The compulsive shaking of a dog’s body always looks frightening. Like any abnormal or unusual conditions, dog shivering often makes pet owners panic. Dogs' body shaking can be caused by a variety of reasons – from cold weather to life-threatening conditions.
Before taking your pet to a vet, try to find out the source of the problem.
There are four main reasons for a dog to shiver uncontrollably. If you know your pooch well, finding out the true reason usually makes no trouble. Most frequently, a dog shakes because it is:
Sometimes, shivering is accompanied by other symptoms, which make it easier to understand its origin. Let’s take a closer look at each reason.
You don’t need to have a degree in medicine to see that your pup is cold. It is typical for short-haired and skinny dogs that are taken outdoors in winter.
If you are going to walk your canine at low temperatures, make sure you have warm clothes for it. Otherwise, it may catch a cold. If shivering is caused by hypothermia, it stops as soon as the dog gets to a warmer place.
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Frequently, dogs shake when they are nervous, frightened, or stressed. For example, some pups are scared of loud booms and explosions produced by fireworks. Others get nervous when they see other dogs.
Ask yourself whether or not there is a reason for your pet to feel stressed. Commonly, loving dog parents easily distinguish the source of trouble. Shivering stops as soon as this source disappears and the dog calms down.
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Sickness is a common reason for dogs shivering. The problem is that it’s hard to determine a particular source of trouble without a vet’s help. That is why, if you exclude overcooling and stress from the possible reasons of shivering, you should take the dog to a specialist as soon as possible.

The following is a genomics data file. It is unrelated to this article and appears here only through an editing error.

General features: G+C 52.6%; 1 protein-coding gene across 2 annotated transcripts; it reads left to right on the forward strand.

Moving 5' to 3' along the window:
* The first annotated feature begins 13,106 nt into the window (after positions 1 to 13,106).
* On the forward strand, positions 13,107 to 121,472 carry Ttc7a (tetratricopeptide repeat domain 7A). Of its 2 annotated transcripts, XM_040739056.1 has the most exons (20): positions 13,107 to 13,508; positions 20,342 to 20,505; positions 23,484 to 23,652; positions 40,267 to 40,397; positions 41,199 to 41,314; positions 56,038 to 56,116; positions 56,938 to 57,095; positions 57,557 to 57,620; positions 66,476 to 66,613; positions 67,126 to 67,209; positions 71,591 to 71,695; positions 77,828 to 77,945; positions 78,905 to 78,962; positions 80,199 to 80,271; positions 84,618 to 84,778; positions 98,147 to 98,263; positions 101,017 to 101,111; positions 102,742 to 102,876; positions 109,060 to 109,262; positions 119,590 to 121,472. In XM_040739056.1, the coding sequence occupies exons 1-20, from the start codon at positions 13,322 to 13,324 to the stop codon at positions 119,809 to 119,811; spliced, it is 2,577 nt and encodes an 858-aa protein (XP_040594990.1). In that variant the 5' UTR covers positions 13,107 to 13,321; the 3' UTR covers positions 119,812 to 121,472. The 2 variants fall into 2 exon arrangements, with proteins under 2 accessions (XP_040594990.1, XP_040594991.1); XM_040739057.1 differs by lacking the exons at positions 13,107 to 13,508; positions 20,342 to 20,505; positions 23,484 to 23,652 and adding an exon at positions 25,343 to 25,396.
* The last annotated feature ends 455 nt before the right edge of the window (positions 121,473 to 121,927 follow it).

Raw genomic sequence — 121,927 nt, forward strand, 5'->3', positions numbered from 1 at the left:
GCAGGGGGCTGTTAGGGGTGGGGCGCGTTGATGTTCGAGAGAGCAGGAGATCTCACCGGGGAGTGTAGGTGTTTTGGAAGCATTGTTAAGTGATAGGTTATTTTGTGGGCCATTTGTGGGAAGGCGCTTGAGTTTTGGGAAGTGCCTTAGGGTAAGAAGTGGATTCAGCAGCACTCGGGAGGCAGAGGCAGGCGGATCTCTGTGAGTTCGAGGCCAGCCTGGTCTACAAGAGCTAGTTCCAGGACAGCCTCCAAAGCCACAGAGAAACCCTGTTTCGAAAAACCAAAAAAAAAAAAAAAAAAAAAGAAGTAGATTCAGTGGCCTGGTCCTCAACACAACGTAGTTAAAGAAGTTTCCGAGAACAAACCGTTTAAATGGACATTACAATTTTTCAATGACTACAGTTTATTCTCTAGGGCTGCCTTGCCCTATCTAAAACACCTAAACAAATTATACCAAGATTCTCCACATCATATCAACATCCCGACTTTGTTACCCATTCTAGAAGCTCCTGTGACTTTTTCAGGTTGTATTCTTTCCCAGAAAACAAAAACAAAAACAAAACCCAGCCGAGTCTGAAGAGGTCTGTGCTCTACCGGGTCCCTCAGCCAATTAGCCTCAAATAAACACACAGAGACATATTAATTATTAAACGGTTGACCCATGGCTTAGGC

If the pup is sick, body shaking is often accompanied by unusual panting, yelping, or/and increased body temperature. A tense or bloated abdomen can be a symptom of pancreatitis or problems with the digestive tract.
If you see at least one of these symptoms, you should call for medical help immediately. Also, you can temporarily relieve painful sensations by giving it one recommended dose of vet-approved pain reliever, such as Aspirin.
Injuries always cause pain, which, in turn, can cause body shaking accompanied by panting and yelping. Usually, severe traumas are seen by the naked eye. For example, an abnormally swollen leg can be a sign of a fracture or wrench.
Stiffness in movements, tense neck or changed gait can indicate a spine problem. Of course, all these symptoms are a reason for urgent hospitalization.
Dog shaking is not a pretty sight, but often, there’s no reason for panic. Before grabbing your pup and taking it to the nearest vet clinic, make sure it is not cold or scared.
Try to calm down your pet by stroking it gently and talking to it. However, if shaking is accompanied by other symptoms, such as high body temperature, abnormal body posture, excessive panting, or yelping, it’s time to call for a veterinarian.